PAUL BARRATT. Attorney-General’s move to control access to Solicitor-GeneralJul 1, 2016
On 4 May 2016, the last sitting day before Parliament rose for the forthcoming election, Attorney-General Senator Brandis tabled new guidelines in the Senate which ruled that no one in government, including the Prime Minister, could seek the Solicitor-General’s advice without getting permission from Senator Brandis.
This is a highly retrograde step. Australians for War Powers Reform have argued very strongly for the availability of high quality independent advice to the key decision makers – the Governor-General, the only person with the Constitutional power to authorise members of the Australian Defence Force to go overseas to kill or incapacitate people, take them captive, or destroy their property; the Prime Minister, who chairs the National Security Committee of Cabinet and the Cabinet itself; the Defence Minister, who under current arrangements purports to authorise deployments via an order under s.8 of the Defence Act; or the Chief of the Defence Force, who exercises command over all members of the ADF. It is essential that these people have the best available advice as to whether the decision they are about to make or act upon constitutes a crime of aggression and/or acting contrary not only to the UN Charter but Article 1 of the ANZUS treaty.
The Solicitor-General is the most senior and most independent lawyer in Australian Government Service. Senator Brandis’s decision means that it is now up to him (Senator Brandis) to decide whether these senior office holders, involved in the most critical decision a government can take, will receive independent legal advice or only the advice of lawyers of Senator Brandis’s choice.
This is no trivial matter. Governor-General Peter Hollingworth asked the then Attorney-General about the legality of the mooted invasion of Iraq in early 2003. The Attorney-General did not get back to him but Prime Minister Howard gave him advice provided by Messrs. Chris Moraitis and Bill Campbell, First Assistant Secretary-level officers in the Attorney-General’s Department and the Department of Foreign Affairs and Trade.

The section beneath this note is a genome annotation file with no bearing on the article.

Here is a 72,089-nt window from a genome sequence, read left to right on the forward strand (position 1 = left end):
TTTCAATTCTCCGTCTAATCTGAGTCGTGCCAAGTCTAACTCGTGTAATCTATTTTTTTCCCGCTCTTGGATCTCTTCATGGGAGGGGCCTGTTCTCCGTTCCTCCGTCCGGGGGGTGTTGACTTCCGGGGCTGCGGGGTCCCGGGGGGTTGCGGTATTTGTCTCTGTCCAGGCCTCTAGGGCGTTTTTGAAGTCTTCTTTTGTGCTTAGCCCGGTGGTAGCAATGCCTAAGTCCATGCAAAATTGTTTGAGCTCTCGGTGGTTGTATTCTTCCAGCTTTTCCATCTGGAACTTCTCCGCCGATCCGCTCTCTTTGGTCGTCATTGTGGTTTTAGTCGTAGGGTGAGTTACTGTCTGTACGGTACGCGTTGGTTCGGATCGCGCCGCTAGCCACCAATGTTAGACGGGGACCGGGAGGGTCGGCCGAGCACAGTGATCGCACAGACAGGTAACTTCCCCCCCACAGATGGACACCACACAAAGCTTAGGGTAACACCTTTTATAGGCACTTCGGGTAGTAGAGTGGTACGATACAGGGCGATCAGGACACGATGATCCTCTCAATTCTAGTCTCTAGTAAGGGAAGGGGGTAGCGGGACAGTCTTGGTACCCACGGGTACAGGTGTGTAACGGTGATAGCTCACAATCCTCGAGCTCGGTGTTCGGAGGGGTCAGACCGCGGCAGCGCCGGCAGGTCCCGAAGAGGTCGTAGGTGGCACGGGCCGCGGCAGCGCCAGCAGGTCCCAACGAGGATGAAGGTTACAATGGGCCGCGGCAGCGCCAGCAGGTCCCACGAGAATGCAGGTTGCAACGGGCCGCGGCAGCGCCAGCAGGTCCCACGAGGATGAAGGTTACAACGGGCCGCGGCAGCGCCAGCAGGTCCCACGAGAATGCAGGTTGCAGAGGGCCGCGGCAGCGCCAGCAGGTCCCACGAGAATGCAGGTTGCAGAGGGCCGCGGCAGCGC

In commissioning these two public servants to provide advice on the matter, Prime Minister Howard bypassed not only the Solicitor-General, but also other readily available sources of more senior and qualified legal advice. As former Solicitor-General Gavan Griffith QC wrote on 21 March 2003:
‘I note that the Memorandum of Advice is not subscribed by Henry Burmester QC, former head of the Office of International Law and now Chief General Counsel of the Attorney-General’s Department and the most senior and experienced international lawyer in Commonwealth service. Nor by Professor James Crawford SC, Professor of International Law at Cambridge, who commonly advises and appears for the Government in International law matters. I could suggest none available to the Commonwealth better qualified to give disinterested and expert advice’.
Griffith went on to say he was at a loss that this important matter of legal support had not been supported at this highest expert level readily available to the Government. “Instead, the Government has been content to table a mere ‘memorandum’ of assertion, signed off at the departmental level of First Assistant Secretaries”.
It is well established that the Governor-General can seek direct legal advice from the Solicitor-General. Quentin Bryce did so in 2010 and again in 2013. Senator Brandis now seeks to cut off the Governor-General from this prime source of independent advice on critical issues of potentially great political moment.
As noted above, Senator Brandis’s assertion of the right to decide who may seek independent legal advice from the Solicitor-General has profound implications for whatever war powers framework we have – the existing one or any future one. In principle he now decides whether the Governor-General, the Defence Minister, the CDF, or a Service Chief may seek from the Solicitor-General an independent legal opinion on any proposed deployment of the ADF into armed conflict.